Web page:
Rural Communities Urged To Report Sightings Of Crop-eating Pest Bird During ‘look For Rooks’ Awareness Campaign.
Greater Wellington is calling out to rural communities in the Greater Wellington region to ‘look for rooks’ in its annual awareness campaign.
Rook, Corvus frugilegus
A large, glossy, purplish-black bird with a harsh call, rooks cause significant damage to agricultural crops by destroying newly sprouted crops’ seedlings and reducing crop yields.
With less predictable weather patterns also making crops more vulnerable, reducing rook numbers becomes increasingly important to ensure our regions food security, when viewed through the lens of a changing climate.
Adding in the risk of these unplanned, potentially volatile weather events that could further damage crops, the consequences of not controlling rooks, become far greater for our region.
Greater Wellington Climate Committee Chair, Councillor Thomas Nash says, “Protecting crops from additional damage is not only important to the economic wellbeing of our region’s primary production, but is also important for resilience to climate change in this sector.”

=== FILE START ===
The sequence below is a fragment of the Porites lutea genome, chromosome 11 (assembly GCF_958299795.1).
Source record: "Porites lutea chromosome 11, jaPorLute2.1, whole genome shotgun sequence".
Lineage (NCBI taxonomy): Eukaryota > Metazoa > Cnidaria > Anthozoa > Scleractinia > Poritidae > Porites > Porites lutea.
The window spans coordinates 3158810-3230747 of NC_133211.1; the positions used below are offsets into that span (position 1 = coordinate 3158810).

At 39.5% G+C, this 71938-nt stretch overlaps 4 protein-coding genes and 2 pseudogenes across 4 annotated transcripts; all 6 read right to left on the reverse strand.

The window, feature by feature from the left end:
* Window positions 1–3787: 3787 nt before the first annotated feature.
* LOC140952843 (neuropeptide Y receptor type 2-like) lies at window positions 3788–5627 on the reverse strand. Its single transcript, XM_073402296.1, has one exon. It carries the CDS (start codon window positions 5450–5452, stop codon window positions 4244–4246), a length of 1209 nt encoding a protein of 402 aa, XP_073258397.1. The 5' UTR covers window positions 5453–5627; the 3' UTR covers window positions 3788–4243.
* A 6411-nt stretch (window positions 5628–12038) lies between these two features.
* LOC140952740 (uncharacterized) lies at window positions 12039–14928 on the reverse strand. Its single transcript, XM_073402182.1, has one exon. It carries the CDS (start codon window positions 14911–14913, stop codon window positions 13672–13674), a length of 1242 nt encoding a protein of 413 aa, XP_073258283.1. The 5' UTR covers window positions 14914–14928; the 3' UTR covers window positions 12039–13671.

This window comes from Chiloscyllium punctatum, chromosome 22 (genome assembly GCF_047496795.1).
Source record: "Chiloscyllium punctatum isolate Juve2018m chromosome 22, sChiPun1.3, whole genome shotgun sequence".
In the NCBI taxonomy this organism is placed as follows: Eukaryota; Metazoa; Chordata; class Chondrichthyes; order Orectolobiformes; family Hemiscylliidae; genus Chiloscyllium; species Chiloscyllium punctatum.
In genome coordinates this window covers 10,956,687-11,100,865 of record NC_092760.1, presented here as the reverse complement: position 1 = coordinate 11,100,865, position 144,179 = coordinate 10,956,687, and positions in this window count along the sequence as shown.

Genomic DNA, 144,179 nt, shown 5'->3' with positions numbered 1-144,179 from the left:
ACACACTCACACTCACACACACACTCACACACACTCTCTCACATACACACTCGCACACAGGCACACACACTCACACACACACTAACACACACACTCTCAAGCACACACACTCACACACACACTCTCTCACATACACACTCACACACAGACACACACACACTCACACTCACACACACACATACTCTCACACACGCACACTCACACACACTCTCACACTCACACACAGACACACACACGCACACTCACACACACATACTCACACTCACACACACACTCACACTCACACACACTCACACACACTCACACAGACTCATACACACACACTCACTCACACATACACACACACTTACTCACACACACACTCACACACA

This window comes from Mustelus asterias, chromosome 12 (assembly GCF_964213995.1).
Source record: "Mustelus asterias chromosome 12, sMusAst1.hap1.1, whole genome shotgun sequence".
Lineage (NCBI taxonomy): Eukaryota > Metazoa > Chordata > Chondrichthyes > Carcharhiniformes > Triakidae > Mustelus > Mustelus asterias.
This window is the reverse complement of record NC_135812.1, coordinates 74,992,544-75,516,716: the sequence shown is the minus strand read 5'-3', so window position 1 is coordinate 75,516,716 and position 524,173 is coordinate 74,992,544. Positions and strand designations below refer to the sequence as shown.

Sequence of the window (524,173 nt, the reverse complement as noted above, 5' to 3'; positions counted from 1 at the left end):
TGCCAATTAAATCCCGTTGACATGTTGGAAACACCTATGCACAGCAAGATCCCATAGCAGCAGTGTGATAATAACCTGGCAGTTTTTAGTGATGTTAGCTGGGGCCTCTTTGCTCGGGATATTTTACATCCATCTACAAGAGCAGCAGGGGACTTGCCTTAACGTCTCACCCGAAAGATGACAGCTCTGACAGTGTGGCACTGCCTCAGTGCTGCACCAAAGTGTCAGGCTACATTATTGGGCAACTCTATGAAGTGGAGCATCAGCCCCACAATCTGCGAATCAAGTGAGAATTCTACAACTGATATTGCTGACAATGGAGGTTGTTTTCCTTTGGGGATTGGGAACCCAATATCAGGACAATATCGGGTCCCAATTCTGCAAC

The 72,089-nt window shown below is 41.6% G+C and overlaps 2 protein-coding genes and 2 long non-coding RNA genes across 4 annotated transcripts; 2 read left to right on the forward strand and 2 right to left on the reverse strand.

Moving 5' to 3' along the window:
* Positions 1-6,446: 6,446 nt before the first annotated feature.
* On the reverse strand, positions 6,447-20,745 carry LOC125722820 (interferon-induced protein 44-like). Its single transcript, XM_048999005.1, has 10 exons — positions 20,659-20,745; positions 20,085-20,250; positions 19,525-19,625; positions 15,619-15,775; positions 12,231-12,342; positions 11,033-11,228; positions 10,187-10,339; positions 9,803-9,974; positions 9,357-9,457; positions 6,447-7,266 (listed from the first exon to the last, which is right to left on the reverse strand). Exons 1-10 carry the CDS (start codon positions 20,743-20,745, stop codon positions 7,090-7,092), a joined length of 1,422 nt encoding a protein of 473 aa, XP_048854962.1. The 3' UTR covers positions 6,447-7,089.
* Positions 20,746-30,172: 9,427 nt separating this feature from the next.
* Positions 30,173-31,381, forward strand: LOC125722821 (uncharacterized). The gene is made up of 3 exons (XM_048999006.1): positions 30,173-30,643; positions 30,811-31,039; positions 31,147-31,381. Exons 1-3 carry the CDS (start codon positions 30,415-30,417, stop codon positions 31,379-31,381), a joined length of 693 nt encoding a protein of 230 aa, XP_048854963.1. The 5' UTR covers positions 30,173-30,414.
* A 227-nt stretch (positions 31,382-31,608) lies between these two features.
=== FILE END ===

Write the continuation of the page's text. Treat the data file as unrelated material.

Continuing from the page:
Every year, as part of our Regional Pest Management Plan, Greater Wellington’s biosecurity team work with local and neighbouring councils to monitor and control this pest bird.
While rook numbers are down, with Greater Wellington reporting an 86% decrease in rook population over the last 10 years. Glen Falconer, Pest Animals Team Leader at Greater Wellington, urges landowners to report any sightings on their land, “there aren’t many left, but we need help from landowners to make sure the population doesn’t persist or have opportunities to re-establish and grow.”
People are most likely to spot a rook nest (rookery) in large exotic trees such as pines or gums, and sometimes near buildings or houses.
Senior Biosecurity Officer, Steven Playle says “while we want our community’s assistance with monitoring rooks, rook control is a specialist task which needs to be done by a Greater Wellington Biosecurity Officer. Attempting to do this yourself can make the problem worse, or cause unnecessary distress to the birds.”
Members of the public who have spotted rooks or a rookery can get in touch with Greater Wellington on 0800 496 734 or email firstname.lastname@example.org